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   Vol. 16 No. 100
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     When I was a little boy, my Mom said I had to go church to realize that something bigger than ordinary human beings made this earth.
      She left the choice of religion up to me, saying:
      “Just get into a congregation and see if you like the fellowship, and from there you can choose whether or not you want to practice ‘Sunday go to meetings’ for the rest of your life.”
      So I started to study the catechism with the Episcopalians.
      Built in 1939, the small, Tudor-style brick church fit nicely in our neighborhood. We lived in Glendale, Queens, and I could easily walk to the church in nearby Forest Hills.
      Forest Hills was fancy and Glendale was working class, but that is not what drew me.
      In fact, I used to laugh every time Seymour Mindel, the man that helped raise me, said:
      “Ah yes, Forest Hills—the rents over there give me the chills.”
      Seymour, or Sy, as we called him, was President of Chock Full O’ Nuts Coffee, so he was always pretty quick on the uptake with slogans and jingles.
      I don’t know if it was Sy that came up with “The Heavenly Coffee” slogan for Chock, but he surely had a hand in everything back in the late 1950s and onward into the 1980s when he stewarded the company.
      At one time, the baseball star Jackie Robinson worked for Sy as Manager of Personnel for the Chock Full O’ Nuts restaurant chain, but that’s another story.

The Butter Cake Connection

      Looking back over the decades, the thing that initially drew me to the Episcopalians was far more mortal in design. Glorious old German bakeries dotted the path of my weekly walk along Metropolitan Avenue to and from church every Sunday.

A Great Pastor

      The bakeries, and even more so the kind pastor that taught me the bible for one hour a week in a small room above the church, brought me to religion. Even today, 60-plus years later, those days in St. Luke’s small room above the narthex, talking things over in great detail with Rev. Thomas Blomquist, still burn bright in my memory.
      It turns out that before his pastoral calling, Reverend Tom had served as a batboy for the Brooklyn Dodgers at Ebbetts Field.
      After some years, I was both baptized and confirmed by Rev. Blomquist. I was a teenager at the time, and actually taller than he was.
      As he said the holy words and dipped into the equally holy water, which filled a giant seashell rescued from the Pacific War in 1945 (where he had served as a chaplain), Rev. Tom smiled, turned to my mom and brother, Greg, and said:
      “Geoffrey was never that knowledgeable with the specifics of his bible studies, but he does understand the big picture and he sure knows a lot about baseball.”

Praise To The Butter Cake

GDA      Blame the butter cake for my poor theological education. The Sunday morning butter cake cost  .75 cents and held special appeal for me back in the 1950s and even still yet today.
      It is the most delectable breakfast cake yet devised by man and there were not one but two places that made the irresistible butterkugel on my route each week.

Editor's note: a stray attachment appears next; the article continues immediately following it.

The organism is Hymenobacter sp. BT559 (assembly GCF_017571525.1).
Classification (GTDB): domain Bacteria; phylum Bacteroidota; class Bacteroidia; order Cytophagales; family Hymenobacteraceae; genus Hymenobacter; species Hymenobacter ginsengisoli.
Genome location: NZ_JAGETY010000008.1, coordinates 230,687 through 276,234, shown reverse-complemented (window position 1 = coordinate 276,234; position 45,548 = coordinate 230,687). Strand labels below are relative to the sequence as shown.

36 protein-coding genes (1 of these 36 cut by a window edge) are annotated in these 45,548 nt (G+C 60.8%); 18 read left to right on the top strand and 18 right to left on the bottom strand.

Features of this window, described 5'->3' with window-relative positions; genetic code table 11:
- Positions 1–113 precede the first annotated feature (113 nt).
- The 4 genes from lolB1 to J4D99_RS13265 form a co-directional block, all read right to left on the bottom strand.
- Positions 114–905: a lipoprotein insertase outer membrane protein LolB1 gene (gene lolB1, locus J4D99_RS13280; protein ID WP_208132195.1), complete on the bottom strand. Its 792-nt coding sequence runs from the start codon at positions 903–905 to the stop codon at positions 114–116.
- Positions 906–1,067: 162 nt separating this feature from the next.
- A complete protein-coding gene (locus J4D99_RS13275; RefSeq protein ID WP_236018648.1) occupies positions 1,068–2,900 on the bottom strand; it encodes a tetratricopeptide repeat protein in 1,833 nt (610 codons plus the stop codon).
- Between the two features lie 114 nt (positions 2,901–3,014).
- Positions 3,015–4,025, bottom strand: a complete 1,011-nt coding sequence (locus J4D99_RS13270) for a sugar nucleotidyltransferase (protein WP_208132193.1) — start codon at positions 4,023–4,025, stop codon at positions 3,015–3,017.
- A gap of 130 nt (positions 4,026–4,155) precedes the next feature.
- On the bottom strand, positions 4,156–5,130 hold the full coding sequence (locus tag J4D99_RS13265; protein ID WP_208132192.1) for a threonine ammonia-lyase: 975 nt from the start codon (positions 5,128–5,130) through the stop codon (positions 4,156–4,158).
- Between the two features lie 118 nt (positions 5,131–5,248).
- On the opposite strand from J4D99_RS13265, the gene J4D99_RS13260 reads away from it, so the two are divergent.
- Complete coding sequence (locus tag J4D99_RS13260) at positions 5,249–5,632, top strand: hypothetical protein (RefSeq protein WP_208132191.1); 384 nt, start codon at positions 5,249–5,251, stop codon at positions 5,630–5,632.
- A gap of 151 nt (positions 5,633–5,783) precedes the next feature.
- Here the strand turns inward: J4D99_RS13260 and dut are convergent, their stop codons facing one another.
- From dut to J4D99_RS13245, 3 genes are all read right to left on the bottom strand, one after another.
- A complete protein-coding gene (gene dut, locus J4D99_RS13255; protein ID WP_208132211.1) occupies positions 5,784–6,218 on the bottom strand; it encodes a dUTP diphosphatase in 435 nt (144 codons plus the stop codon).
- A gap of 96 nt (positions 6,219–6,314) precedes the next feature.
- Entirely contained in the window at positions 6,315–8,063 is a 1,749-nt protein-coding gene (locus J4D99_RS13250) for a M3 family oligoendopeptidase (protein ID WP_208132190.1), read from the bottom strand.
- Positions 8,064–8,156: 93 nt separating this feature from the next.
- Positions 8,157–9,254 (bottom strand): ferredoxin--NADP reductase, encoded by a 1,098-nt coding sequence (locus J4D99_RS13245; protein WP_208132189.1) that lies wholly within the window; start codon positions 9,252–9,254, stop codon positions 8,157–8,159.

I would work all week long after school washing windows, pumping gas, and wiping down cars at the car wash to earn the money to bring home that butter cake for my mom, Jane, brother, Gregory (pictured here with me) and grandmother, Flossie.

End Of An Era

      Today, alas, everybody is gone, and so are the old German bakeries.
      Rev. Tom retired and as an exalted deacon of the church remained true to his other passion, living out his post-ministerial life in Cooperstown, New York, home of The Baseball Hall of Fame.
      For years I would think about those days and what it was like to grow up in the 1950s.
      But always, through all the changes and years, I would recall and search in vain for that wonderful butter cake.

The Discovery

      And then at around age 60, I discovered the motherload—an authentic butter cake in a place called The Oxford Bake Shop on Liberty Avenue in Queens, New York, about three blocks away from the old Crossbay Movie Theater on Woodhaven Blvd.
      As you walk through the wooden screen door of the Oxford Bake Shop you’re transported back in time. The confection is so special, the melt-in-your-mouth butter cake needs to be preordered.
      The cost for the cake is no longer less than a buck, but for this one-of-a-kind taste treat, price is not important.
      If you make it over to Oxford, check out the rest of their offerings. They have delicious butter croissants, delectable pretzel rolls, and all manner of baked goods, including several flavors of dense German breakfast cakes, including the best German crumb cake on the planet.
      Oxford is the last of its kind. It’s full of friendly neighborhood women who take very good care of all.
      It should also be said that this treasure does not cost a fortune. Amazingly, the value is remarkable reasonable for something nobody else does nearly as well.
      Less than 15 minutes away from John F. Kennedy International Airport, the place is a treasure and worth a trip.
Oxford Bake Shop, 104-01 Liberty Avenue, Ozone Park, New York 11417. 718 843-4039

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